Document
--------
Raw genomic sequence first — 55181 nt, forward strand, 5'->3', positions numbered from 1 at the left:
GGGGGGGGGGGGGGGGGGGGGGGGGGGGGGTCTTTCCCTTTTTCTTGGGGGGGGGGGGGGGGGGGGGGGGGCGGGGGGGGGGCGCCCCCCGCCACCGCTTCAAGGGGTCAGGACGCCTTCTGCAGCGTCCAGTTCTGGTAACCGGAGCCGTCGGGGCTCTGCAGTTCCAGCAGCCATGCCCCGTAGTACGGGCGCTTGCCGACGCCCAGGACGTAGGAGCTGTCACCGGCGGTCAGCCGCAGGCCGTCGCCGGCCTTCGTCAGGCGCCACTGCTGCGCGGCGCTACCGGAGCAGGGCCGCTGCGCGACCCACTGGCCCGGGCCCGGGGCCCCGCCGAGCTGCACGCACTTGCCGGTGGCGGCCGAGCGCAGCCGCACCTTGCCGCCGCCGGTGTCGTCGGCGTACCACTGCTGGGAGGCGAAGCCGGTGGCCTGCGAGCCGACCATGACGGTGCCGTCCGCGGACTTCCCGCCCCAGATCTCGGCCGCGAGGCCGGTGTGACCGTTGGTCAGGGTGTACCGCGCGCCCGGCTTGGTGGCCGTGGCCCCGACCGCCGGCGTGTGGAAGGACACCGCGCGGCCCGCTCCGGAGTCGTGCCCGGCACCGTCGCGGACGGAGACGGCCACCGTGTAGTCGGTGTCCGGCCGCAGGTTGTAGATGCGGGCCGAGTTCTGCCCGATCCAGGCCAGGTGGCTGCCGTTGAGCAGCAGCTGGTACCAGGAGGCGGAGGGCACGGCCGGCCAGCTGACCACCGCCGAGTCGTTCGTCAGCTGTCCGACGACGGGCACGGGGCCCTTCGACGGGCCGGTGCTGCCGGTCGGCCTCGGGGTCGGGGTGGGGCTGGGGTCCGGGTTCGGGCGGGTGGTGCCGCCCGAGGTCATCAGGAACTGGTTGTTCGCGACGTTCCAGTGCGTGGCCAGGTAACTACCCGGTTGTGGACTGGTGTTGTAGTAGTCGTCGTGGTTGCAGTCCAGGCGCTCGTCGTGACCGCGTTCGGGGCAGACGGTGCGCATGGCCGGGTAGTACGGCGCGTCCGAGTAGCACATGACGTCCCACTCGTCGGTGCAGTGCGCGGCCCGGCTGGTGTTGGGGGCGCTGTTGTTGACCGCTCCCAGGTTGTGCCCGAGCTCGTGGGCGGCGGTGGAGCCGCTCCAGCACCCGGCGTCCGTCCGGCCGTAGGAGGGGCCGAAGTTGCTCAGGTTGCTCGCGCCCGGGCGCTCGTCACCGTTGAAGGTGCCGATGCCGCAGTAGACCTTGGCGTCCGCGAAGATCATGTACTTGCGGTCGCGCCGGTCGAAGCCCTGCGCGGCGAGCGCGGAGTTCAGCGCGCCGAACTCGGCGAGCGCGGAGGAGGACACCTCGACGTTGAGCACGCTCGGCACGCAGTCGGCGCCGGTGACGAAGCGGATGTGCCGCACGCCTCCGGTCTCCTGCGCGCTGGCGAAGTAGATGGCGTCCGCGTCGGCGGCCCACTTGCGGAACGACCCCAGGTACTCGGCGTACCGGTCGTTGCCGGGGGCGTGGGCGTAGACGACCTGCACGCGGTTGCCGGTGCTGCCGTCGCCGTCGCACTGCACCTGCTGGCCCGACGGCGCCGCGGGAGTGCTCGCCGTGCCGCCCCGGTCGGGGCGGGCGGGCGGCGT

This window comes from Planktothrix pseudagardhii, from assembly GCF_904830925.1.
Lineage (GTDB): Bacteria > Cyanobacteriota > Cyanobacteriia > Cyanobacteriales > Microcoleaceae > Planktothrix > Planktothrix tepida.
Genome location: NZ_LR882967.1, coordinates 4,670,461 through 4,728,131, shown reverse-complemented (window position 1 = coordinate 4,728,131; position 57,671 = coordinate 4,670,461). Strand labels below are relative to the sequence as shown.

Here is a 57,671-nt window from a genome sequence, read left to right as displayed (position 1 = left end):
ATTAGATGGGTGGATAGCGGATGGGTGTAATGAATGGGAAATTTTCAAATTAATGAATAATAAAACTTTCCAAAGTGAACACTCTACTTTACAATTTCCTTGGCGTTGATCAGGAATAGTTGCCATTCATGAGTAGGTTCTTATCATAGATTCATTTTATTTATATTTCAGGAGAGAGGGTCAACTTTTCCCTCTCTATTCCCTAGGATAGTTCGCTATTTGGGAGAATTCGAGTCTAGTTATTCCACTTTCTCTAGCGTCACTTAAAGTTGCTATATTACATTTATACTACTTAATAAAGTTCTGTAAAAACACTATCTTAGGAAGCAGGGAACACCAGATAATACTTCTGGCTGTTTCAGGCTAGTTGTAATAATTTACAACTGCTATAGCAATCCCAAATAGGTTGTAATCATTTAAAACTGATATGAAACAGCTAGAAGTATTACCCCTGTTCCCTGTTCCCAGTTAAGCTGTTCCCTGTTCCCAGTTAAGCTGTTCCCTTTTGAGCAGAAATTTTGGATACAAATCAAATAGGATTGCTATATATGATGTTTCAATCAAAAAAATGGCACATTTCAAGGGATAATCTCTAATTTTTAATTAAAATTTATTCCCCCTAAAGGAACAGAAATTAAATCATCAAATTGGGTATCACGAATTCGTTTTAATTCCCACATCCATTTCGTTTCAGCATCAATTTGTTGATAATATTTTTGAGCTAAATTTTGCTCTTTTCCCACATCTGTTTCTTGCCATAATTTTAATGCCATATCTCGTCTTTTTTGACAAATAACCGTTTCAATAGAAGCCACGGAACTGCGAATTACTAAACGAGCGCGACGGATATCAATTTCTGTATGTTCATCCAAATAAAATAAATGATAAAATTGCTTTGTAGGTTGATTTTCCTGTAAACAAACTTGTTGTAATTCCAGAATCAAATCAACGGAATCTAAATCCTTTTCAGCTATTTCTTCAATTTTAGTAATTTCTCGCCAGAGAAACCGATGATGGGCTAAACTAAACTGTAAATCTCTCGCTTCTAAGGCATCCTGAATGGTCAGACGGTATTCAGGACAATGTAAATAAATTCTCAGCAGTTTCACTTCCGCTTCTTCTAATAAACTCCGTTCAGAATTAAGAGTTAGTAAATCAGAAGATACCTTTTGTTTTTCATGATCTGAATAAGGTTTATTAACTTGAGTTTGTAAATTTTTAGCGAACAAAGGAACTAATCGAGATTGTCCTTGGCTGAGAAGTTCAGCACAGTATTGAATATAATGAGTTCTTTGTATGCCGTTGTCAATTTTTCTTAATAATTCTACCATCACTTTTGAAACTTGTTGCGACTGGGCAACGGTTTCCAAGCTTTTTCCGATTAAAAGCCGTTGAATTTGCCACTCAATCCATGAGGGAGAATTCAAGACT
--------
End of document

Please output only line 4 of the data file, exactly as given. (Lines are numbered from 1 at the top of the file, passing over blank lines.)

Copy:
Lineage (GTDB): Bacteria > Cyanobacteriota > Cyanobacteriia > Cyanobacteriales > Microcoleaceae > Planktothrix > Planktothrix tepida.